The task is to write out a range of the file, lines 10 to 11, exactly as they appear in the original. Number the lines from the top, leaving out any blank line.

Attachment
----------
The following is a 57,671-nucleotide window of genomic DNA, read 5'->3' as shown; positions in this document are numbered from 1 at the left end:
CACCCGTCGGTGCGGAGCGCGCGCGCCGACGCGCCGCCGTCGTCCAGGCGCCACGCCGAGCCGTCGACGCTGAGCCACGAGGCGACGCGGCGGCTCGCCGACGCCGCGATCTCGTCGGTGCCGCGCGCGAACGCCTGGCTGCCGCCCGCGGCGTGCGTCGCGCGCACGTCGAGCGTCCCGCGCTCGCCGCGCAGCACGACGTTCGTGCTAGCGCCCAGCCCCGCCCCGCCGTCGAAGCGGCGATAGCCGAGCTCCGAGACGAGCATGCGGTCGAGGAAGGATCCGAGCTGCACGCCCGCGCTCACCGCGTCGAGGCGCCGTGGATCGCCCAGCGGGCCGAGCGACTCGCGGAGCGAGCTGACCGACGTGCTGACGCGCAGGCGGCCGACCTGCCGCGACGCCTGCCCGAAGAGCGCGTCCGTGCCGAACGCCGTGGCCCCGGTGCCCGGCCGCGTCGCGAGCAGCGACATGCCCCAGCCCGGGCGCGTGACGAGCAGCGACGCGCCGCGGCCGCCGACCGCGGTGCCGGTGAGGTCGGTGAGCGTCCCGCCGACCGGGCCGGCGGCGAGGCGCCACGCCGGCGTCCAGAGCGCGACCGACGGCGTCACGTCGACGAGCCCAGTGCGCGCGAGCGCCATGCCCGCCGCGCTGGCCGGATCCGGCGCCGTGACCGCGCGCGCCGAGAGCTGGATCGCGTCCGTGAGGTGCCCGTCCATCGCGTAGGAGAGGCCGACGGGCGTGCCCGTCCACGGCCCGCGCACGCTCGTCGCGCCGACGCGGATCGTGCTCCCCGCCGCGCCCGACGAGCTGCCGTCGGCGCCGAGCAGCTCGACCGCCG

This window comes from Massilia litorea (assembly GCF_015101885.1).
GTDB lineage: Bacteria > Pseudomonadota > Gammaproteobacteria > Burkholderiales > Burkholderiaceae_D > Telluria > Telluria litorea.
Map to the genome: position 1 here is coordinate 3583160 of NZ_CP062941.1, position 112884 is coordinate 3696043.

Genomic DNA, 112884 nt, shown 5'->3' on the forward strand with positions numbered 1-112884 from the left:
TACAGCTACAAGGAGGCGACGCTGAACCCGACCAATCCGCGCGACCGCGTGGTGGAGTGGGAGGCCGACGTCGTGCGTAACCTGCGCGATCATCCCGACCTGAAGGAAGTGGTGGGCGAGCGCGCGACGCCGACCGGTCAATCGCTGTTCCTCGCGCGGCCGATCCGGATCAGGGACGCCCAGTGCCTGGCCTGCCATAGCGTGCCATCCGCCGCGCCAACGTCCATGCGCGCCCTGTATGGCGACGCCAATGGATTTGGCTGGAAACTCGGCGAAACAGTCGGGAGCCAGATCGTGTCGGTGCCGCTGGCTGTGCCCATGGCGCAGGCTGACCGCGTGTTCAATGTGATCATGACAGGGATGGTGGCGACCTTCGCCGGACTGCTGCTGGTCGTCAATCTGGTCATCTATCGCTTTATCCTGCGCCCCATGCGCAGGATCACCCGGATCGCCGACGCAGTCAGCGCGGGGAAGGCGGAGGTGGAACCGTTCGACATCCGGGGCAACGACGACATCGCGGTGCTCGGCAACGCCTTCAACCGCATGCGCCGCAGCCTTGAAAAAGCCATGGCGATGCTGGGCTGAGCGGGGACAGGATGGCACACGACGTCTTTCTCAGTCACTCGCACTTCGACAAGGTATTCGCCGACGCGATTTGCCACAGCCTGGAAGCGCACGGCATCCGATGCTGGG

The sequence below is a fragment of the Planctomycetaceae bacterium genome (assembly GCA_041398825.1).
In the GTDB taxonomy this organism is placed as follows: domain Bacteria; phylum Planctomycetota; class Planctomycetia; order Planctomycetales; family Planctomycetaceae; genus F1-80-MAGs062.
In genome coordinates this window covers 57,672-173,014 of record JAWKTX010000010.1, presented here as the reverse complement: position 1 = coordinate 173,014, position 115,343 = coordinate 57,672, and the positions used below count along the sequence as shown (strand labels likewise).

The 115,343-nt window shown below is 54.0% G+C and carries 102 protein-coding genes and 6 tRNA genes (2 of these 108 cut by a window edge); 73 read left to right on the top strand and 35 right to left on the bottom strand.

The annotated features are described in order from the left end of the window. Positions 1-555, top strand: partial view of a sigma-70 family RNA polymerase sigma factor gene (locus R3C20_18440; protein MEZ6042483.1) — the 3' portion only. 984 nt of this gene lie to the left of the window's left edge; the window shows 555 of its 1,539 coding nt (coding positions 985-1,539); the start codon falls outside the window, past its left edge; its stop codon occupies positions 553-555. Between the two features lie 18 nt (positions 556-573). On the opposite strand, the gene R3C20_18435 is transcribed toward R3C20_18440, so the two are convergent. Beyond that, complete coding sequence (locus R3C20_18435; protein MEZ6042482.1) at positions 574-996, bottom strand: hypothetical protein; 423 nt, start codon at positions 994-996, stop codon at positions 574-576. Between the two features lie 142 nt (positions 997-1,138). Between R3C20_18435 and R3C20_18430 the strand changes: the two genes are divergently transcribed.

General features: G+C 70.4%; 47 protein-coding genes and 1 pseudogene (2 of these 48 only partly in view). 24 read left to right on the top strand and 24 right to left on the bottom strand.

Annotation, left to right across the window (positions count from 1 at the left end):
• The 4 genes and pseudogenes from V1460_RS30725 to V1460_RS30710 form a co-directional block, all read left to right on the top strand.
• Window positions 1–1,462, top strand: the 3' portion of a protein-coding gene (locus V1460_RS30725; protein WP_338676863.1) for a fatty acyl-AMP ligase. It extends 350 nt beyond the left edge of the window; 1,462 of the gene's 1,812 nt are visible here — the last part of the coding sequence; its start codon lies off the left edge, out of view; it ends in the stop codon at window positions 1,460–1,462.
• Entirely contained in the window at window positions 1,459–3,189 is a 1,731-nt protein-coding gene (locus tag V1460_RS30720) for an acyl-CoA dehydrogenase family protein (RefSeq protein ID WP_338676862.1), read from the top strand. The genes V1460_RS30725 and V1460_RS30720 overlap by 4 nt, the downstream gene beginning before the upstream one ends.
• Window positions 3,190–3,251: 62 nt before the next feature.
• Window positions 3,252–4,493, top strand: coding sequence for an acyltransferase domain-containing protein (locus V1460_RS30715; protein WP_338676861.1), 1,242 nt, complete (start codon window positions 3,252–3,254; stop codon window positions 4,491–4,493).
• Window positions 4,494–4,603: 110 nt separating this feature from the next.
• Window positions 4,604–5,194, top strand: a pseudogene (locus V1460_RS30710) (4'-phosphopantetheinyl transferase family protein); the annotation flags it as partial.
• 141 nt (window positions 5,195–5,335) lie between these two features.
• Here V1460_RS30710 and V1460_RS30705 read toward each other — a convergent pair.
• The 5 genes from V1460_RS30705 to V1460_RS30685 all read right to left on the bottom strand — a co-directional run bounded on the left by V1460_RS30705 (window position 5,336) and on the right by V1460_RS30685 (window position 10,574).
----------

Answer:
In genome coordinates this window covers 57,672-173,014 of record JAWKTX010000010.1, presented here as the reverse complement: position 1 = coordinate 173,014, position 115,343 = coordinate 57,672, and the positions used below count along the sequence as shown (strand labels likewise).

The 115,343-nt window shown below is 54.0% G+C and carries 102 protein-coding genes and 6 tRNA genes (2 of these 108 cut by a window edge); 73 read left to right on the top strand and 35 right to left on the bottom strand.